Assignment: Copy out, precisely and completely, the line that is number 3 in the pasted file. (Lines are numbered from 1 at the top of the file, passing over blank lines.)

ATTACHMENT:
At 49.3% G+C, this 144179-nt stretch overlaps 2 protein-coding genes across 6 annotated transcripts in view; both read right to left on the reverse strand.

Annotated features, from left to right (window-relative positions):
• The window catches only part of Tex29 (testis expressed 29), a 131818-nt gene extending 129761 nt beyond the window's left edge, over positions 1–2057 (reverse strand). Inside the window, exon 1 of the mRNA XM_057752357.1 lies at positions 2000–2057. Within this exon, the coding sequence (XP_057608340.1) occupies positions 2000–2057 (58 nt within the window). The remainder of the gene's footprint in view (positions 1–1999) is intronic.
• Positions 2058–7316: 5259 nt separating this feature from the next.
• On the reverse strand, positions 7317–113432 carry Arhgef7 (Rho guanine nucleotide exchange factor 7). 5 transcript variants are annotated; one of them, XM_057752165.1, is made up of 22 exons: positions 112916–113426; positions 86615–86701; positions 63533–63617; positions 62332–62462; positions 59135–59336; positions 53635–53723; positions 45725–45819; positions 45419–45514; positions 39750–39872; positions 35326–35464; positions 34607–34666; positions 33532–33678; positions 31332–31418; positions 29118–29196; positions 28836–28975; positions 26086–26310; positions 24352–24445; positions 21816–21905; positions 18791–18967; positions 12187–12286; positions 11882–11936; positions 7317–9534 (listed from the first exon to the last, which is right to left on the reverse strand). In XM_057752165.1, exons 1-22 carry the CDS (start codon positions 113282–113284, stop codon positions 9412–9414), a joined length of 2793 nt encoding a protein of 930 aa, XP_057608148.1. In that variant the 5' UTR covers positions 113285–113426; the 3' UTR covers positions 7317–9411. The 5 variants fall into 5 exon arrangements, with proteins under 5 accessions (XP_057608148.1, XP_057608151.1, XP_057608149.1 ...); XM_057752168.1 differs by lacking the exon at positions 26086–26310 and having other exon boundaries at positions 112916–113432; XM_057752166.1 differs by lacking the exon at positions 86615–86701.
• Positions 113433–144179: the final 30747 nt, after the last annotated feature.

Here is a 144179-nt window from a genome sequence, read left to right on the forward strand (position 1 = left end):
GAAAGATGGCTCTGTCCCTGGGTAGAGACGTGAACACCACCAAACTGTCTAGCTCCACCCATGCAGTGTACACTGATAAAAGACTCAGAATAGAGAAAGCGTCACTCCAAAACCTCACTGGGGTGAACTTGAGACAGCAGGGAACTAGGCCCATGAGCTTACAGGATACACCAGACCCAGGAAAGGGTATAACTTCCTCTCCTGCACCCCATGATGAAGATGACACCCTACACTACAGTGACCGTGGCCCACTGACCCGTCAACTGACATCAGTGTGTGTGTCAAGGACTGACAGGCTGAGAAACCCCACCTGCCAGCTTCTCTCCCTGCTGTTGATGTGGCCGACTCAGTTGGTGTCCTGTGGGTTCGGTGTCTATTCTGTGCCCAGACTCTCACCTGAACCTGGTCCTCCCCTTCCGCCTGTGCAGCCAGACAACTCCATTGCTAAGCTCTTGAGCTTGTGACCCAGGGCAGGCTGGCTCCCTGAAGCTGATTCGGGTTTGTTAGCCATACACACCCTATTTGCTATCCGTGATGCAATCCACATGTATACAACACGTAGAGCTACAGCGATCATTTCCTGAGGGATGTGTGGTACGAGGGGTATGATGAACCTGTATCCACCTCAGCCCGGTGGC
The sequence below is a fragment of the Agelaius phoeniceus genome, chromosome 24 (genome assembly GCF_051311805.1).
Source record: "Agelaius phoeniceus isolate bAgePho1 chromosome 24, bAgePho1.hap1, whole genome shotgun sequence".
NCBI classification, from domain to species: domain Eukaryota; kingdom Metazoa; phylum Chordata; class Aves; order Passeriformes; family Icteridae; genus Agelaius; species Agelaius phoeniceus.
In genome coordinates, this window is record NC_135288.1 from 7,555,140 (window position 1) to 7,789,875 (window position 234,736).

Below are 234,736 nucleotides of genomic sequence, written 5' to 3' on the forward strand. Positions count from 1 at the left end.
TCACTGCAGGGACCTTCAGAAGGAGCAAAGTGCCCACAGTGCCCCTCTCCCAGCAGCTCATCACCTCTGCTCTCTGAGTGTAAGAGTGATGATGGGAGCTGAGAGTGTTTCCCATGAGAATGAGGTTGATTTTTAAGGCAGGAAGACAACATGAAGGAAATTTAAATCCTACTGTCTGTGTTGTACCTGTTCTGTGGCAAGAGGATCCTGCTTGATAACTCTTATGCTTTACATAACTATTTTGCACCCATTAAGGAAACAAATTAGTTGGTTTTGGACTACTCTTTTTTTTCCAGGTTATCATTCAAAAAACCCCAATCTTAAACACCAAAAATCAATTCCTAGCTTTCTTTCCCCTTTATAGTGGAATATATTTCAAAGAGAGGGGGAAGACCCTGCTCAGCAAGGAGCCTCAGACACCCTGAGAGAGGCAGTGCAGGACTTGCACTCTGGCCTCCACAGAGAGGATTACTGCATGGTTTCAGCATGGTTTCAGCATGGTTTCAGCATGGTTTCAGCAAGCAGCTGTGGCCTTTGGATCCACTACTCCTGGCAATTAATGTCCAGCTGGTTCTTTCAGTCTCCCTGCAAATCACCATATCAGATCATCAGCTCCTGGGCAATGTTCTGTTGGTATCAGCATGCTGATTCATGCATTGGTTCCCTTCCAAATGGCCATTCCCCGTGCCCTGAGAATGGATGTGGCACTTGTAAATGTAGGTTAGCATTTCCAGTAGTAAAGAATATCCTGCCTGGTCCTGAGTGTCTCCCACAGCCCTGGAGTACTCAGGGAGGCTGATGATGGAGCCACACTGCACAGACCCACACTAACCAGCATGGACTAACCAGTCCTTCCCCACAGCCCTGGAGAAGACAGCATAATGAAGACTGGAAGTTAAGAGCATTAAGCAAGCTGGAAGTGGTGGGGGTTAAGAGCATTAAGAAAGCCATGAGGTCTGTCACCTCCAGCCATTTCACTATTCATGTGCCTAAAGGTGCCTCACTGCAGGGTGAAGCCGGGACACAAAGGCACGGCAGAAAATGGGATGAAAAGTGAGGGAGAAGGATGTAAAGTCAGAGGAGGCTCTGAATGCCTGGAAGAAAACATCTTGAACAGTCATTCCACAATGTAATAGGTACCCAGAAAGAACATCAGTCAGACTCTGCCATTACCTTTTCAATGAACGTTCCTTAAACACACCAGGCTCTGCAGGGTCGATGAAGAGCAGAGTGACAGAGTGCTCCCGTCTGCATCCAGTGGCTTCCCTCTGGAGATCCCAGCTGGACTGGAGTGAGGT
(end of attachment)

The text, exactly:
• The window catches only part of Tex29 (testis expressed 29), a 131818-nt gene extending 129761 nt beyond the window's left edge, over positions 1–2057 (reverse strand). Inside the window, exon 1 of the mRNA XM_057752357.1 lies at positions 2000–2057. Within this exon, the coding sequence (XP_057608340.1) occupies positions 2000–2057 (58 nt within the window). The remainder of the gene's footprint in view (positions 1–1999) is intronic.